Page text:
The detectives assigned to this case are Lt. Bracken (the always fun to see Christopher George) and Sgt. Holden (Frank Braña, the guy who uttered the immortal line "You don't have the authority to declare happy birthday!" in Slugs). They aren't progressing particularly well (as Lt. Bracken puts it "We're just buying clothes without labels here, trying them on to see what fits") so they recruit the help of Kendall, a nerd who wears dorky sweaters and glasses but is inexplicably the campus stud. Hell, one girl in the library passes him a note that says "I want to know what it's like to fuck you underwater. Meet me at the pool." I guess he's gets so much ass that the note doesn't even register, so doesn't actually go to the pool, but the killer does. He drags her to the edge with a pool skimmer (lol) where she obligingly sits and waits until he can retrieve his chainsaw and add her torso to his collection.

They also enlist the help of Mary Riggs (Linda Day George) an undercover cop and famous tennis champ. You wouldn't think that would be a very good combination of professions, but here she's so deep undercover (as a tennis instructor, natch) that when she plays an exhibition match at the university her performance is laughably poor. Although Mary doesn't really do anything useful, she does provide a moment of WTF hilarity when when a random kung fu expert leaps out of the bushes and attacks her during a late-night stroll. Kendall shows up and reveals that it's just Chang, his "Kung Fu Professor" who, in a painful Charlie Chan accent, blames his violent outburst on "bad chop suey" before scurrying off into the night, never to be seen again. When Mary's tennis protege is chainsawed in the locker room, the noise masked by some mysterious music, Day George gives the most batshit insane performance I've ever seen in my life, screaming: "While we were out here fumbling with that music, the lousy bastard was killing her! BASTARD! BASTARD! BASTAAAAARD!"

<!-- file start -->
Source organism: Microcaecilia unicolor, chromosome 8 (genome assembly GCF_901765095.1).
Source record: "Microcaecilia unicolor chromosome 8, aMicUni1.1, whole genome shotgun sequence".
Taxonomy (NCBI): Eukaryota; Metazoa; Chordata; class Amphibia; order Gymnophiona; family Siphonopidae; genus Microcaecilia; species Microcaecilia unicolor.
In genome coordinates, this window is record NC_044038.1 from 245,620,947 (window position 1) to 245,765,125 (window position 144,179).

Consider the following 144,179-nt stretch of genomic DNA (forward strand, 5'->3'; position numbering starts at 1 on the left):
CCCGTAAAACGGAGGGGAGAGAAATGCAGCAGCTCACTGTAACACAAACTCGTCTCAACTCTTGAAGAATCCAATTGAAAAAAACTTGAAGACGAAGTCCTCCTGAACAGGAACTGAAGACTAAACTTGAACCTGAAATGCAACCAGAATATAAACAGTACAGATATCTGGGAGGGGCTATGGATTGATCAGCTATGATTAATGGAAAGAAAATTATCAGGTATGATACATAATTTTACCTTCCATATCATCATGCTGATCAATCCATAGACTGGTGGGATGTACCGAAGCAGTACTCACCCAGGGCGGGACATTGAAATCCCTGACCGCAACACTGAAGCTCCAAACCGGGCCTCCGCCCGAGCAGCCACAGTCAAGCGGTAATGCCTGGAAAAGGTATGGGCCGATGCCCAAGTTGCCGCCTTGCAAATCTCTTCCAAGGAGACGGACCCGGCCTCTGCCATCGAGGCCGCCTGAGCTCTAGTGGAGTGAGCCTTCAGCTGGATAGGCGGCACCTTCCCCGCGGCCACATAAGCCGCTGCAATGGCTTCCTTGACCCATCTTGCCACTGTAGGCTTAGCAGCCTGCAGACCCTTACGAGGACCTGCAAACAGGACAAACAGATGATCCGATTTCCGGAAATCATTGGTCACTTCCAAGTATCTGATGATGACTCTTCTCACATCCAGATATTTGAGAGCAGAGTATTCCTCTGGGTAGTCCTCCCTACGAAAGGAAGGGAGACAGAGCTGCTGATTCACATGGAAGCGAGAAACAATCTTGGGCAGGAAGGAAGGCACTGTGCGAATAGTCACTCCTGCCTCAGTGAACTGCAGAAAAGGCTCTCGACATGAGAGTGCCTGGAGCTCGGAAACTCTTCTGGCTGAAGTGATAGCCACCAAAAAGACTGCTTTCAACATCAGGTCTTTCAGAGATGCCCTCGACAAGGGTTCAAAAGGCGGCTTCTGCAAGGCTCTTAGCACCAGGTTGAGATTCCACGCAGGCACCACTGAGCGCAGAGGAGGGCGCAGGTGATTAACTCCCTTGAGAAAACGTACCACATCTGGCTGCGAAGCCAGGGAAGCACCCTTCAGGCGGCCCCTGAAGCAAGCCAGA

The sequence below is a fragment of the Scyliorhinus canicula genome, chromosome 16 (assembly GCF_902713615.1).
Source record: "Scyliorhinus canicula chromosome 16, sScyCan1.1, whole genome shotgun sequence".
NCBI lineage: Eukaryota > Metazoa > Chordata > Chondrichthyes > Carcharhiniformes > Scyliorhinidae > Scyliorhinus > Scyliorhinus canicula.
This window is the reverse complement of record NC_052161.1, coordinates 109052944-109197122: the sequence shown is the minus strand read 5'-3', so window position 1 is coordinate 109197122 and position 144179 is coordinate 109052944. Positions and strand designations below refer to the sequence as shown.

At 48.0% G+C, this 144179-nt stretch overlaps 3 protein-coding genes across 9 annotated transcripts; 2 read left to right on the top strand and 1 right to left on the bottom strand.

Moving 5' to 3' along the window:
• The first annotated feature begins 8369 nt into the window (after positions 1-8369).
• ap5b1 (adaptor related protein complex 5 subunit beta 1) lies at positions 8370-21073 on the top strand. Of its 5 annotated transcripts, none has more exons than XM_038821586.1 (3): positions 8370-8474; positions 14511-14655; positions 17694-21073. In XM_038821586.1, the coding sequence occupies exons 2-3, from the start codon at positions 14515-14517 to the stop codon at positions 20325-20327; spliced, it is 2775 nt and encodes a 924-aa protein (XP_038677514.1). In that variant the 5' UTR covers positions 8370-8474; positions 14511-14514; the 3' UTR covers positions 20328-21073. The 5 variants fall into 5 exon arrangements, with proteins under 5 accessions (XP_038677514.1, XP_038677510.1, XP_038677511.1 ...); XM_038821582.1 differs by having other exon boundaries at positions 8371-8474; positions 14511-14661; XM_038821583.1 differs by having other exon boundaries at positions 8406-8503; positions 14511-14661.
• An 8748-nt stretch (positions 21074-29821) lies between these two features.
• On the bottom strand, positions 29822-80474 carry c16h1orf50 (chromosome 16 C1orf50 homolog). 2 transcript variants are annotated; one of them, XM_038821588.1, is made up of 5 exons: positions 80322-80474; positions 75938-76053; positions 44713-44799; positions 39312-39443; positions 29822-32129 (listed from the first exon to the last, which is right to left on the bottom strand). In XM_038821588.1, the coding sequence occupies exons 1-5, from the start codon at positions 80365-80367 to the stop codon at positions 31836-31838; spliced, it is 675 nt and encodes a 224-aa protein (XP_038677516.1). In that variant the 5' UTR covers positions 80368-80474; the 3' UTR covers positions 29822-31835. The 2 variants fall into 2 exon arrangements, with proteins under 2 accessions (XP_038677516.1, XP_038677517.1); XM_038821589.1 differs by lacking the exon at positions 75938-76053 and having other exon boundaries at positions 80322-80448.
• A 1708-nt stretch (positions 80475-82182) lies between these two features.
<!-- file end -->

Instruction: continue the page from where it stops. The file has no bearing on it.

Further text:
The killings are rounded out by a disco-aerobics enthusiast who the murderer manages to kill by sneaking onto an elevator with a 2 foot chainsaw hidden behind his fucking back and a Daria-Nicolodi-esque nosy reporter who learns that getting penetrated on a water bed isn't all it's cracked up to be. The fact that all of the victims are pretty young women in various stages of undress (mostly the late stages) has given this film a reputation as being somewhat misogynistic. Well, womankind manage to get some measure of testicle-crushing revenge in the surprise ending, even if it makes no sense whatsoever.

Although this film is definitely in the slasher mold, it's Euro-horror influences shine through. Sometimes it feels kind of like a giallo, with the black gloved killer, the funky disco score, the sexualised killings and the way-better original title One Thousand Cries Has the Night (Mil Gritos tiene la noche). It's full of explicit gore, gratuitous nudity and it's just a whole lot trashier than your average slasher film, which shouldn't be surprising since it was co-written by Joe D'Amato. For example, a scene where a topless girl is menaced with a chainsaw is rendered even more tasteless by a gratuitous close-up of her crotch as she wets her pants. That's the kind of whole-hearted commitment to sleaze I can appreciate. Two severed limbs, way up.